7 31. In a gun, the combination With the reeeiven-the hreech-hoitand the tiring holt of e, spring-pressed trigger, a, sear-post having e soar to engage the firing holt, said searpost having a square-faced notch in one siole and said trigger having 21. forwerdiy projeeting spur intermediate of its ends adapted to engage sei'ol notch seioi post having also, a out-away portion in its side below the notchagainst which portion the spur of the trigger rests after it iiisengeges the notch in the post.

32. In it gun the combination w th t e re- L Y f oeiver, the breech-bolt, the firing-bolt, and

the sear-post having a square-faced notch in its side, of a trigger holder having spaced wells with reerwardly opening slots e trigger having trunnions at its upper end fitting said slots, and hzivin e forwardly projeoting spur at its niicici e portion to ride into and out of the square-faced notch in the seer post, amt a spring in the trigger holder I acting against the trigger to press the spur .thereof in a forwardly anti upwardly direction to cause it to again enter the notch in the sear-post after the trigger has been pulled to reiease the post.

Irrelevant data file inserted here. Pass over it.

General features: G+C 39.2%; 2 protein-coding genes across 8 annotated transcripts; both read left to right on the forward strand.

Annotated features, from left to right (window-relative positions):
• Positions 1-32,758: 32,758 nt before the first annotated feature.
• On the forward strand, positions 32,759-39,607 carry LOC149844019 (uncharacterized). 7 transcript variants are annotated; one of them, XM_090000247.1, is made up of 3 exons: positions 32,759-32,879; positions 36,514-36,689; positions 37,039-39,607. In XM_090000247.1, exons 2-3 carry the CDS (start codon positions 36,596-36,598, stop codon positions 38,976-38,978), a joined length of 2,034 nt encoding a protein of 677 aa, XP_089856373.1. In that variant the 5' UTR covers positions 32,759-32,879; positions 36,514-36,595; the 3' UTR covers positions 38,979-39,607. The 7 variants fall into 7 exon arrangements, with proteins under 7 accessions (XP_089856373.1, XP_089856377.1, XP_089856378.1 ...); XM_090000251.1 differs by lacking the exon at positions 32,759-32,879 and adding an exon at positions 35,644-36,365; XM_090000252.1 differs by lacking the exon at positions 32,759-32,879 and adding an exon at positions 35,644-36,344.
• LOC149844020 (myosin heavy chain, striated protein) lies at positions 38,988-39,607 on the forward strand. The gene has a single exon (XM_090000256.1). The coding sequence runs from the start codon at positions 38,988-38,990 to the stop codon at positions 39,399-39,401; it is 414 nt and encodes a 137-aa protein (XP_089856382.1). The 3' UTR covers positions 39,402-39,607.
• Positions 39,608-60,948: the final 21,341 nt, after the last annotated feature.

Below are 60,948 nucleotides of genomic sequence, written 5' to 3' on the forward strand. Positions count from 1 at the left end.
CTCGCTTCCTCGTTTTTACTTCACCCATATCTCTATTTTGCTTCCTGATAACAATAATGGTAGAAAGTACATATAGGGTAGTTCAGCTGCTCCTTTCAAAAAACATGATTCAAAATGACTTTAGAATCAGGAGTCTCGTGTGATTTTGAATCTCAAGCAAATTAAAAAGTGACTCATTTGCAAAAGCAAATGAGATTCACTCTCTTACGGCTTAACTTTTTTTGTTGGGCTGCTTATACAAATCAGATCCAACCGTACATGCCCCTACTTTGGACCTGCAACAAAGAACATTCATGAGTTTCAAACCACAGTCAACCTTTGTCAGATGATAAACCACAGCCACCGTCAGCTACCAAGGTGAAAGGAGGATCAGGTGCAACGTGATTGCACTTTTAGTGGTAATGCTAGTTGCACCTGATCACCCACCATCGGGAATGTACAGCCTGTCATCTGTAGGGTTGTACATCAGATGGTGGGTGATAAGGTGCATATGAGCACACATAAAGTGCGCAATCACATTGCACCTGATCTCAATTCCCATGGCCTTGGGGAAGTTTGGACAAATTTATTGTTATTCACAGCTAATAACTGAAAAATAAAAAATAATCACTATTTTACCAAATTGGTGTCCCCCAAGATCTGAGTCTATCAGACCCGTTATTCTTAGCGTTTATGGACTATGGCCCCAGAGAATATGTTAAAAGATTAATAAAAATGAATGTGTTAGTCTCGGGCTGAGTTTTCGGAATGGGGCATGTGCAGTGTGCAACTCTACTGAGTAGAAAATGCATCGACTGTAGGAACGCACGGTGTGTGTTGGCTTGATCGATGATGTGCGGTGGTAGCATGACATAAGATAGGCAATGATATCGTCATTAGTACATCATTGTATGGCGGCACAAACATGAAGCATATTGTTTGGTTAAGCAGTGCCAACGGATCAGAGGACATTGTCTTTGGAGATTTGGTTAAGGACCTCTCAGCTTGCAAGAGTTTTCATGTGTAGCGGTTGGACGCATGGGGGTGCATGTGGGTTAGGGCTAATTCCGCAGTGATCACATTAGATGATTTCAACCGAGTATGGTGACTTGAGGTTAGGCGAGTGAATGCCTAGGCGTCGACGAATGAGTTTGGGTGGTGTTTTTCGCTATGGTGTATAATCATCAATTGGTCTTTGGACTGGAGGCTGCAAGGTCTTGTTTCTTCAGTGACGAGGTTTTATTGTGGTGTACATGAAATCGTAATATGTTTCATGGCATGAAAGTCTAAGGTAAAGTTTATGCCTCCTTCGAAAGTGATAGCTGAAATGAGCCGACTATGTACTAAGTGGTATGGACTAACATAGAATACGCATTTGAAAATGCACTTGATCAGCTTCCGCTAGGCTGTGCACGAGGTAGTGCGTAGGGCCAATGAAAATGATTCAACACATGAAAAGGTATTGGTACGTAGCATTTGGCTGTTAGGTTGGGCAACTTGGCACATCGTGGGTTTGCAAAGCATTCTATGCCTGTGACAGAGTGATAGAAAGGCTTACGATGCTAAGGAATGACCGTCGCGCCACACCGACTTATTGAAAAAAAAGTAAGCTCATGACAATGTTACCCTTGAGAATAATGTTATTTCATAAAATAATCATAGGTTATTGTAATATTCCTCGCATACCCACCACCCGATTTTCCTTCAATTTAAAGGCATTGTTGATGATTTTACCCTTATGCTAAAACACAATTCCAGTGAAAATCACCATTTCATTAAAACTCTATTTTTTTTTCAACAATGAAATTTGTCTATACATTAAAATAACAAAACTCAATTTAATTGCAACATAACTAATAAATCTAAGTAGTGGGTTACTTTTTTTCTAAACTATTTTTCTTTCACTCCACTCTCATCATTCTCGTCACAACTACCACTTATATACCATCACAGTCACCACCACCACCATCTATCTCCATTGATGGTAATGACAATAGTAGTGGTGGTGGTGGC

in testimony whereof I have hereunto set my hanci in presence of two subscribing Witnesses.

GRANT neon/tone.

lVitnessee T Fem,

G FOWLER.

Referenced by
Citing PatentFiling datePublication dateApplicantTitle
US2482880 *Jan 17, 1947Sep 27, 1949Olin Ind IncGas-operated self-loading firearm
US4798018 *Sep 3, 1987Jan 17, 1989Bertil JohanssonMagazine locking means for firearms having a magazine in a pistol grip
Classifications
Cooperative ClassificationF41A19/30